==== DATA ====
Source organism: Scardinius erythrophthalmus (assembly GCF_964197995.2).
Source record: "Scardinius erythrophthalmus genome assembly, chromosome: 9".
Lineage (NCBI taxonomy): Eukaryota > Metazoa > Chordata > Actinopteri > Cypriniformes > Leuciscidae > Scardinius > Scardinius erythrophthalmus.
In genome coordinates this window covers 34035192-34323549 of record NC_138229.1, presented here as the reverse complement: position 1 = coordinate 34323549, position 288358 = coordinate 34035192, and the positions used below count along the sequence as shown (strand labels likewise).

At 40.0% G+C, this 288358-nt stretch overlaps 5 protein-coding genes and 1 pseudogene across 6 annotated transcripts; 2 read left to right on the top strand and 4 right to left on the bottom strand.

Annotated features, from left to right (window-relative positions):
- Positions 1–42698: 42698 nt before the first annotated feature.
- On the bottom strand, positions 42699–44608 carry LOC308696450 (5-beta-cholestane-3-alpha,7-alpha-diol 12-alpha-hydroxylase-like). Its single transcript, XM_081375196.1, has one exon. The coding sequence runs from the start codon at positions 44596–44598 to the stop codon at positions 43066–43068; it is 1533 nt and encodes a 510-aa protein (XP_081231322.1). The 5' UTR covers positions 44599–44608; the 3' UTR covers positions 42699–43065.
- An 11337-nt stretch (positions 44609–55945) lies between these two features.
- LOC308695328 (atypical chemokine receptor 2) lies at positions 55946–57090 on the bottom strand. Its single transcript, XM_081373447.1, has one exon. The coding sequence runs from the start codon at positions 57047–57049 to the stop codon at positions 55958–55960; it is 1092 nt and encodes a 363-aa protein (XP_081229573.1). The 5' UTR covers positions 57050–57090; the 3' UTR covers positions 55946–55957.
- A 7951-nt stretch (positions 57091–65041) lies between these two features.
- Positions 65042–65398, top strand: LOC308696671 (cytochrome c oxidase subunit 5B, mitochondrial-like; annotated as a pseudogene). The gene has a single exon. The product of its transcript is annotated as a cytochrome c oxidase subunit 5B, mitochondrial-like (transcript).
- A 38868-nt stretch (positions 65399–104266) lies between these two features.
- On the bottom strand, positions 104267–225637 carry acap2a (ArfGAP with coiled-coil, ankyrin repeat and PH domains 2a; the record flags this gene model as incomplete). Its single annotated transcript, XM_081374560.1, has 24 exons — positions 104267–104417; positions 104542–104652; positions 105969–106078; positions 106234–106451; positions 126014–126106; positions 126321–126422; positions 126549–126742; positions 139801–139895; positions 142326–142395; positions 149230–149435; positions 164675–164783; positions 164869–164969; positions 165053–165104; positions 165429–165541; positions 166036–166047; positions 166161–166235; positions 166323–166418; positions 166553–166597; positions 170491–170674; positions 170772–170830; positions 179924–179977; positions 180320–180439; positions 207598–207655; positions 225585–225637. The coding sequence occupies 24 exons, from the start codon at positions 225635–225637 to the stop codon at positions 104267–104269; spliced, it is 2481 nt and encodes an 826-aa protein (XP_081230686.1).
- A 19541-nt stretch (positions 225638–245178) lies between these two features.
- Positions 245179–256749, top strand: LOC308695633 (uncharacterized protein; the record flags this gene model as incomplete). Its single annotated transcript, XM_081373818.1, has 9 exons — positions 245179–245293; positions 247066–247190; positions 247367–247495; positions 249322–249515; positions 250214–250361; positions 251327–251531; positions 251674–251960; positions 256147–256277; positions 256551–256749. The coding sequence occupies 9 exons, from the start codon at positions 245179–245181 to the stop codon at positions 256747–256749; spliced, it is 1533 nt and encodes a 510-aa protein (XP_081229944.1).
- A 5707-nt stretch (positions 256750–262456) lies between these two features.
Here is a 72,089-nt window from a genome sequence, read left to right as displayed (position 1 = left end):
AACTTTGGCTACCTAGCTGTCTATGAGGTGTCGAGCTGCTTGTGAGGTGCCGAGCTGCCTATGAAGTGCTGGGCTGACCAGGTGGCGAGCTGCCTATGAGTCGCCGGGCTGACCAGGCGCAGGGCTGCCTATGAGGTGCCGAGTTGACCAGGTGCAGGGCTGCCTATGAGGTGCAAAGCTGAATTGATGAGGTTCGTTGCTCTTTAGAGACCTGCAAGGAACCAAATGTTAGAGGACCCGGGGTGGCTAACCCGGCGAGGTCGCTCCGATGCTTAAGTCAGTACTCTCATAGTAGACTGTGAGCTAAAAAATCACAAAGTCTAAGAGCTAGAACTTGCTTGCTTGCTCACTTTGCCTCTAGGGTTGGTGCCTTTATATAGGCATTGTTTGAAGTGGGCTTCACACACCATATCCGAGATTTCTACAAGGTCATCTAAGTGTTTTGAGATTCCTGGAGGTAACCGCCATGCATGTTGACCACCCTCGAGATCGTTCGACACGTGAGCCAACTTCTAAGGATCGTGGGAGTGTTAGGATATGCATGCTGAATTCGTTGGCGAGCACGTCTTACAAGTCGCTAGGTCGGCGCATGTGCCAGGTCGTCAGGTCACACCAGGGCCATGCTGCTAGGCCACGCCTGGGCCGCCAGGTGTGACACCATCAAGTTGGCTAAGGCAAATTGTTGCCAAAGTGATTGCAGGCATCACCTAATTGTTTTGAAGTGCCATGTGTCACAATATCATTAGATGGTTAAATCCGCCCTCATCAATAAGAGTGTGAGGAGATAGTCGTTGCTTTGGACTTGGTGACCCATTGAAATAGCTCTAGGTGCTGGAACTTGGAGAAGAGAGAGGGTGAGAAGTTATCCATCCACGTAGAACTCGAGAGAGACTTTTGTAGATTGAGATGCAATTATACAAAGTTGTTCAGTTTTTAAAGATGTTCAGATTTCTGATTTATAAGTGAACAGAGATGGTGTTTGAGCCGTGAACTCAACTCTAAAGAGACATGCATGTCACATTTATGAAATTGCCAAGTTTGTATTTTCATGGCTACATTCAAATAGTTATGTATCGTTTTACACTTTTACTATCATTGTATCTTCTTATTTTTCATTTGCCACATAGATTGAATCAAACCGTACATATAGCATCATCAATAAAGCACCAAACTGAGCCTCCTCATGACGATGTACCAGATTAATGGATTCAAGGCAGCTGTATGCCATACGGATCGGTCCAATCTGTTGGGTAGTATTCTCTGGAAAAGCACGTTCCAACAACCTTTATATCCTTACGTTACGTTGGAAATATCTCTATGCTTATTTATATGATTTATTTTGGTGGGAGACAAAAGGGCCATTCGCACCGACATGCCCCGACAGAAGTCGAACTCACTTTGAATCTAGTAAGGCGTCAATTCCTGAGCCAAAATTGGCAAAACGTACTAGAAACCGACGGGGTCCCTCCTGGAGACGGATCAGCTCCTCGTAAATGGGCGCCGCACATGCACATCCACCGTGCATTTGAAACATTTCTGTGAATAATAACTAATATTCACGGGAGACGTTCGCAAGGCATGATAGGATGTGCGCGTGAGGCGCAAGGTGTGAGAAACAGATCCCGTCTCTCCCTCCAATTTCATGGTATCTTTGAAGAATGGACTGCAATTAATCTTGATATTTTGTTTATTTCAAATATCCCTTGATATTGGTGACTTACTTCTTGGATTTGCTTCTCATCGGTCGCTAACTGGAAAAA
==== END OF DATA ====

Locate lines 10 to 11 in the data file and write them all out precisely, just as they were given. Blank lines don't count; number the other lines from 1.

- LOC308695328 (atypical chemokine receptor 2) lies at positions 55946–57090 on the bottom strand. Its single transcript, XM_081373447.1, has one exon. The coding sequence runs from the start codon at positions 57047–57049 to the stop codon at positions 55958–55960; it is 1092 nt and encodes a 363-aa protein (XP_081229573.1). The 5' UTR covers positions 57050–57090; the 3' UTR covers positions 55946–55957.
- A 7951-nt stretch (positions 57091–65041) lies between these two features.